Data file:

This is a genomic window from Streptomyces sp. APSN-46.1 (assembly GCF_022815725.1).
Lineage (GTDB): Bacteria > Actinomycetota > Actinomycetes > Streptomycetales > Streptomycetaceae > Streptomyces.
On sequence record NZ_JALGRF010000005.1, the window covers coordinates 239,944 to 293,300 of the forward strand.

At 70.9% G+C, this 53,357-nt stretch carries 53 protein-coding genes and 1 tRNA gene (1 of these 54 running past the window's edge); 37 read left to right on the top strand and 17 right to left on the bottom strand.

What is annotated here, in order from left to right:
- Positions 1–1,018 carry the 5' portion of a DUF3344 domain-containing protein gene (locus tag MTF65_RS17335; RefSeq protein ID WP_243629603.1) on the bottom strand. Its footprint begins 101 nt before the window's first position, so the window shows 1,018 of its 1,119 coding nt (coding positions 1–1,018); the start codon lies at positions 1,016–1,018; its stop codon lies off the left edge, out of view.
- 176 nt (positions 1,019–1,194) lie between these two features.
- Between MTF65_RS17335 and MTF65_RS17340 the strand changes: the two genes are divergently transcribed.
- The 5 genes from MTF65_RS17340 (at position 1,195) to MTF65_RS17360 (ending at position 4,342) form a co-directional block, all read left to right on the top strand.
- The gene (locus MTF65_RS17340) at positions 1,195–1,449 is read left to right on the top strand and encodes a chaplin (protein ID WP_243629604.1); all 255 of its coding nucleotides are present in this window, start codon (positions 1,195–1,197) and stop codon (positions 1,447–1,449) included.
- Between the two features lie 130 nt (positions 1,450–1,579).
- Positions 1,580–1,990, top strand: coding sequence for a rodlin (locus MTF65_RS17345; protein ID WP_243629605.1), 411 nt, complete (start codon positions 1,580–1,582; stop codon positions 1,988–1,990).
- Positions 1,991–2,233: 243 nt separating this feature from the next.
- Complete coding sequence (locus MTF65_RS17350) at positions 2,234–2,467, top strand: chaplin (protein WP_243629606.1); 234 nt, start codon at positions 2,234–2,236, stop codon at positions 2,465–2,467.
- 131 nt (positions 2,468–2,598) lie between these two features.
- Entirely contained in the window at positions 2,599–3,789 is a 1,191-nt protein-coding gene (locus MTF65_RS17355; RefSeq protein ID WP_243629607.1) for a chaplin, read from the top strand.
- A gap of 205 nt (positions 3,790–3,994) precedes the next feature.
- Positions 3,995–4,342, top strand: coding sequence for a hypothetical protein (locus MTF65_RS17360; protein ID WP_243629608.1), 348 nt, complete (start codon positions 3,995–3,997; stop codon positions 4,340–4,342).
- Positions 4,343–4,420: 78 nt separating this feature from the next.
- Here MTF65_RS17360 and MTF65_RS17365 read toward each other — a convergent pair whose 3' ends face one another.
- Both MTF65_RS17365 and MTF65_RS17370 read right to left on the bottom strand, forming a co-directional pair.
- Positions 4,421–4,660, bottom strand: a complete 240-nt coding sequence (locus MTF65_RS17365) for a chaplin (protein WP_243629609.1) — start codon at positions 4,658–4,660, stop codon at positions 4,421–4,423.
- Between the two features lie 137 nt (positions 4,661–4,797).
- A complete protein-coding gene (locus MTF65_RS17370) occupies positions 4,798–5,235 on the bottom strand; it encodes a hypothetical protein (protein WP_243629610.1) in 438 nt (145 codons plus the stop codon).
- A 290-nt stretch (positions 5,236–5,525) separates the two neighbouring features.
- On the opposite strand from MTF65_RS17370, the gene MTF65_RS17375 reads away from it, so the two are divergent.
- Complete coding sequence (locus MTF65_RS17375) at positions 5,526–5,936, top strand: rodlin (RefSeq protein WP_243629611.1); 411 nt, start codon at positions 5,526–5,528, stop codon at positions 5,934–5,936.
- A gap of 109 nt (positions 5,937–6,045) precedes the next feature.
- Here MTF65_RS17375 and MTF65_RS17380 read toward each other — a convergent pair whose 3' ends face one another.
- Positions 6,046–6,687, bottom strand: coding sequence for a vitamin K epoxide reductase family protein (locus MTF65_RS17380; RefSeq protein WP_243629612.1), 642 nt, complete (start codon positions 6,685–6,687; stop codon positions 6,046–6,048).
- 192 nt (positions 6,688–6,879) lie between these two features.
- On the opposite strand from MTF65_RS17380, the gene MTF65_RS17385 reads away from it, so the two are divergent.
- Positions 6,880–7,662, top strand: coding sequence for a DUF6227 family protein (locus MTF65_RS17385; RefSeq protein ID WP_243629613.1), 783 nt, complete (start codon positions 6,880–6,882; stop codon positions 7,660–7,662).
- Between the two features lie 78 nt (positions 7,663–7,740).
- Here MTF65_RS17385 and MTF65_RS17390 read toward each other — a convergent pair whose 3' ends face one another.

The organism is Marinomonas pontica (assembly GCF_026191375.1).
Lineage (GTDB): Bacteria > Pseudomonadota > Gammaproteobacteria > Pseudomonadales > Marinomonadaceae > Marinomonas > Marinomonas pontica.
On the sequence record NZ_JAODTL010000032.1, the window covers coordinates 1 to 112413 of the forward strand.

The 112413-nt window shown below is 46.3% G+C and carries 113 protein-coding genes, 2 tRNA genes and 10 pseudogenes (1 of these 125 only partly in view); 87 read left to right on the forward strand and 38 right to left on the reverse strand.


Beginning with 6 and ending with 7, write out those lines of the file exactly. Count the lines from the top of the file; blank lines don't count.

- Positions 1–1,018 carry the 5' portion of a DUF3344 domain-containing protein gene (locus tag MTF65_RS17335; RefSeq protein ID WP_243629603.1) on the bottom strand. Its footprint begins 101 nt before the window's first position, so the window shows 1,018 of its 1,119 coding nt (coding positions 1–1,018); the start codon lies at positions 1,016–1,018; its stop codon lies off the left edge, out of view.
- 176 nt (positions 1,019–1,194) lie between these two features.